Interview with Laura van Hasselt about Amsterdam DNA exhibition

Monday, December 22, 2014

Laura van Hasselt, curator at Amsterdam museum, has talked about the process of creation of Amstedam DNA exhibition, about the essence of it and shared her opinion about why such projects are important for museums.

Laura van Hasselt, curator at Amsterdam museum, has talked about the process of creation of Amsterdam DNA exhibition, about the essence of it and shared her opinion about why such projects are important for museums. 

Daria Kravchuk: How did the museum came to the idea of making this exhibition and which kind of research was made beforehand?

Laura van Hasselt: The initial idea came from Paul Spies, our director, who became a director 5 years ago. He wanted to offer something for tourists, who didn’t have a lot of time, who were interested but were here only for short time. So that means that offering people something that is short in size, but meaningful. That’s how we decided to split up the permanent exposition into one short tour and a part for a more in depth visit, which will be renewed in years to come. Amsterdam DNA was mainly made for international tourists, who in a very short time want to know about the history of the city, character of the city. Immediately technic came in, because if the main target group is international, that means different languages. We’re always doing everything in 2 languages, Dutch and English. But in this case we wanted more, we wanted to be welcoming to people from everywhere. The most important factual information about the history of Amsterdam was transformed into several very short films. And voiceovers in 10 different languages were made. It has a big advantage of not putting 10 texts on the wall. Image and sound always add so much to words. But how do you put 10 voiceovers to one film? We needed some technique with which everyone could easily find their own language. That’s how we start the exhibition - with a leaflet in which you can find the basic very short information on the exhibition, but there is also a QR code on the front. We made it in 10 languages: Dutch, English, French, German, Spanish, Portuguese, Chinese, Japanese, Russian, Italian. And with this QR code you can scan your leaflet, the film will start in your language. This is the technique we’re using to reach international audience, which we so far find very successful. It’s more welcoming and you make it easier for people to look. That’s what you really want people to do in the museum – to look. But also to understand, what you’re looking at. These films help to place all the objects in the context. Some of the objects are very important art historical works, but some are just history, like an old shoe. We always try to find balance between history and art, like I think in most city museums.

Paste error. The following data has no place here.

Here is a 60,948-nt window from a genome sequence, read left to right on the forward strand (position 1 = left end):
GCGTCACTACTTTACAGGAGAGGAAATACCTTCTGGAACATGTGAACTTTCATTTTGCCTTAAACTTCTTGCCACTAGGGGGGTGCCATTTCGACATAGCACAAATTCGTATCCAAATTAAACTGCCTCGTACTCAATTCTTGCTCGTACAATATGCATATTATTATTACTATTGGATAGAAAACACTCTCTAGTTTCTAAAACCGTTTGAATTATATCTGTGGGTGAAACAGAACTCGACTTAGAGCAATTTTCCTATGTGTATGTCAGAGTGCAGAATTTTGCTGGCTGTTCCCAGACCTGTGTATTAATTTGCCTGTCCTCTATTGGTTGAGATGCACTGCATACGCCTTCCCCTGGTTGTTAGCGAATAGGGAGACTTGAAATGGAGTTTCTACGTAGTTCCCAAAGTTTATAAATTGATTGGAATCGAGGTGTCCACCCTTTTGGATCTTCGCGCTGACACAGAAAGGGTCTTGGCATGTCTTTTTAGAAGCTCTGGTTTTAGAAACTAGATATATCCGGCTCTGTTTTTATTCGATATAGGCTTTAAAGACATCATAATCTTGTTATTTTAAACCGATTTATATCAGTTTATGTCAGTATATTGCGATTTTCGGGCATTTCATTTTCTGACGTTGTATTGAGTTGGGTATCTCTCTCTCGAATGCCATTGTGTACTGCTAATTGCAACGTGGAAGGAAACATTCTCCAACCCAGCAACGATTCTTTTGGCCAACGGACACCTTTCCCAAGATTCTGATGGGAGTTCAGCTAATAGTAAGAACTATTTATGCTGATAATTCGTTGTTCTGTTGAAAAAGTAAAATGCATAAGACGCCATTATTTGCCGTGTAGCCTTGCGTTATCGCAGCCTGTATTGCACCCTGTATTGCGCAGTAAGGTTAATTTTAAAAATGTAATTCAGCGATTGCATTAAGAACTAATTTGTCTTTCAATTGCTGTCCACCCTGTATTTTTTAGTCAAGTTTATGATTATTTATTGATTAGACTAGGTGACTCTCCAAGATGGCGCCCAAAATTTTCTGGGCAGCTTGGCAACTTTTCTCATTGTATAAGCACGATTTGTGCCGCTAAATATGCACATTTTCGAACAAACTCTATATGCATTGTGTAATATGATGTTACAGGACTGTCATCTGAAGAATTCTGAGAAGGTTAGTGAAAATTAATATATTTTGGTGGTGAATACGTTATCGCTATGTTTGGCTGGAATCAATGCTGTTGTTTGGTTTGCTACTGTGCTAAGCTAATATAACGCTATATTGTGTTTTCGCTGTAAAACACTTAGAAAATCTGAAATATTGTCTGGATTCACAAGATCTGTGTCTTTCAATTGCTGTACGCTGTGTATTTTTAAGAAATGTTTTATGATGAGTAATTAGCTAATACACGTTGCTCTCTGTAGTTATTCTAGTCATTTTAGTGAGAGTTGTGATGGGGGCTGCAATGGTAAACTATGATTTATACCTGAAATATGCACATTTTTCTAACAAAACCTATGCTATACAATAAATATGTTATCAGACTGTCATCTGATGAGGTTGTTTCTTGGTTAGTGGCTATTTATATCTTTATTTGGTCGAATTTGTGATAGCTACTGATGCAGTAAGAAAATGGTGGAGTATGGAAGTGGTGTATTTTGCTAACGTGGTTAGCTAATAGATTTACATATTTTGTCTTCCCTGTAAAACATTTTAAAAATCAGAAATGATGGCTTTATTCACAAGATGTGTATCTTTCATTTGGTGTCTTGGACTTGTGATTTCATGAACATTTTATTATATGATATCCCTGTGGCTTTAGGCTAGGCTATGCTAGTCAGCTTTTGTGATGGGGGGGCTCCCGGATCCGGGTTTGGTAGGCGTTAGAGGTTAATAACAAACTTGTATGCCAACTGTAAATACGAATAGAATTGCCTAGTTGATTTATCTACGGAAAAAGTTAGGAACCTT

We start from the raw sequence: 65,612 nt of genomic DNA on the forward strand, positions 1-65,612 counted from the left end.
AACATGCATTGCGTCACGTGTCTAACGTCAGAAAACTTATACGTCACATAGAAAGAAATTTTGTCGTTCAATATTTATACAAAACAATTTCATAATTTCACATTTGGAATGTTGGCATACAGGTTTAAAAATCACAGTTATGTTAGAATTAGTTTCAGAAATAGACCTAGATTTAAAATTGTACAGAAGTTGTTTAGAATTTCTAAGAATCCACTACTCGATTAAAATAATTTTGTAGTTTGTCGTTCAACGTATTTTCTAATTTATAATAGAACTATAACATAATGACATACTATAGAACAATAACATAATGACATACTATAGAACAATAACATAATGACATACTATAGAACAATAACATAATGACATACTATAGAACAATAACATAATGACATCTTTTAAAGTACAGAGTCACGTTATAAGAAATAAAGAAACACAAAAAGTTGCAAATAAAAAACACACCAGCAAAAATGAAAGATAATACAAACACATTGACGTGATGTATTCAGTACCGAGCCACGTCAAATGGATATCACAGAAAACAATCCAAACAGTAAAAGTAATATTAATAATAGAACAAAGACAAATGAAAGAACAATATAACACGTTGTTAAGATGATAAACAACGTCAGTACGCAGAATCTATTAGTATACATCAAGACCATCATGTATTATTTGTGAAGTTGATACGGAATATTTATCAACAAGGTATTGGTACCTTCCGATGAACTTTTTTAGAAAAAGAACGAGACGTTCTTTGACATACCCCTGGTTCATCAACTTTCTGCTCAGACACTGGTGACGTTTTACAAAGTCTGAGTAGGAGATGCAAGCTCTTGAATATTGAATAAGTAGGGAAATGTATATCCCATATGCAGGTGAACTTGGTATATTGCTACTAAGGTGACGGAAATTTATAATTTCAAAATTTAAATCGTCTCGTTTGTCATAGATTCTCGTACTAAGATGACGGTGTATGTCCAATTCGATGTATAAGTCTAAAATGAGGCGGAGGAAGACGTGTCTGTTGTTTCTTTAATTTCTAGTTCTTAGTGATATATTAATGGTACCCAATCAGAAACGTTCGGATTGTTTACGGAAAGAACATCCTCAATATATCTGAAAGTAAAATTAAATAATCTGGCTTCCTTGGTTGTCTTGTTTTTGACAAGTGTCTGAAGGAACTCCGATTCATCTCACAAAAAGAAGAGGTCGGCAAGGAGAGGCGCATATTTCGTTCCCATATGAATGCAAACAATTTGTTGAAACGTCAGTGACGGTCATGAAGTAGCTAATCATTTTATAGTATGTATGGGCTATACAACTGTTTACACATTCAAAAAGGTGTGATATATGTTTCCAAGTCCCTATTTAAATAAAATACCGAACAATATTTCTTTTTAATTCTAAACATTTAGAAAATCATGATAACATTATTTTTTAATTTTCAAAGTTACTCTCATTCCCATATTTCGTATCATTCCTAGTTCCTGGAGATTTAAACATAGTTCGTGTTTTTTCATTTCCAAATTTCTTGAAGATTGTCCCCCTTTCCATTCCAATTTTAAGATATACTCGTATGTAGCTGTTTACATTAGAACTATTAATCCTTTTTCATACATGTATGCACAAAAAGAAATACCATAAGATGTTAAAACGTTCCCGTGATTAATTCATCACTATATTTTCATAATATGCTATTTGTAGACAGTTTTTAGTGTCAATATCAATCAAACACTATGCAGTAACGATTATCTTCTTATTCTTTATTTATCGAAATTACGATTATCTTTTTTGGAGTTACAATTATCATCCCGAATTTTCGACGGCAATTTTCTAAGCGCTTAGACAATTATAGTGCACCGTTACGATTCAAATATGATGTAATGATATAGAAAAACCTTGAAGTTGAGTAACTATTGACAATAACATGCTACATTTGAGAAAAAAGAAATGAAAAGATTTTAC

© Richard de Bruijn, courtesy Amsterdam Museum

DK: How long did it take to make the whole research for the exhibition?

LvH: I think all in all about 2 years.

DK: Who were the participants of the research: mainly the team of the Amsterdam museum, or there were some other specialists?

LvH: For the content it was mainly the team of the Amsterdam museum. My colleague Norbert Middelkoop is an art historian. He and I, together with the director, were responsible for the content. But we have an honorary curator, Piet de Rooij, who used to be professor at University of Amsterdam. He advised us. And practically we did all these films for instance with an external company, who specializes in animation. Also there was an education specialist. She really helped. Sometimes someone has to say stop, to say that it goes too much into detail. In this case it was extremely important, because we have set ourselves the limit – 1000 years of history in 45 minutes. How do you do this? But constantly limiting yourself, by making really difficult choices, what to show and what not to show, because we have a big collection of 90 000 objects. And we knew that we could only place a fraction.

© Richard de Bruijn, courtesy Amsterdam Museum

We wanted to tell a big story in a short time for people, who don’t know a lot yet. You can’t expect the first time visitors to know about our religious revolutions or some specific names. So we really had to go to the core, to choose what is necessary. For example, the Second World war. Some museums in Holland are just about the war. In this exhibition we have about 16 sq meters devoted to it. So we thought that if we have to choose one thing which people should know about the Second World war in Amsterdam, is that 3 quarters of Jewish population was taken away and murdered. This doesn’t mean that there were not other million stories to tell about this period. But we tried to focus on the major ones and to show very few but very meaningful objects.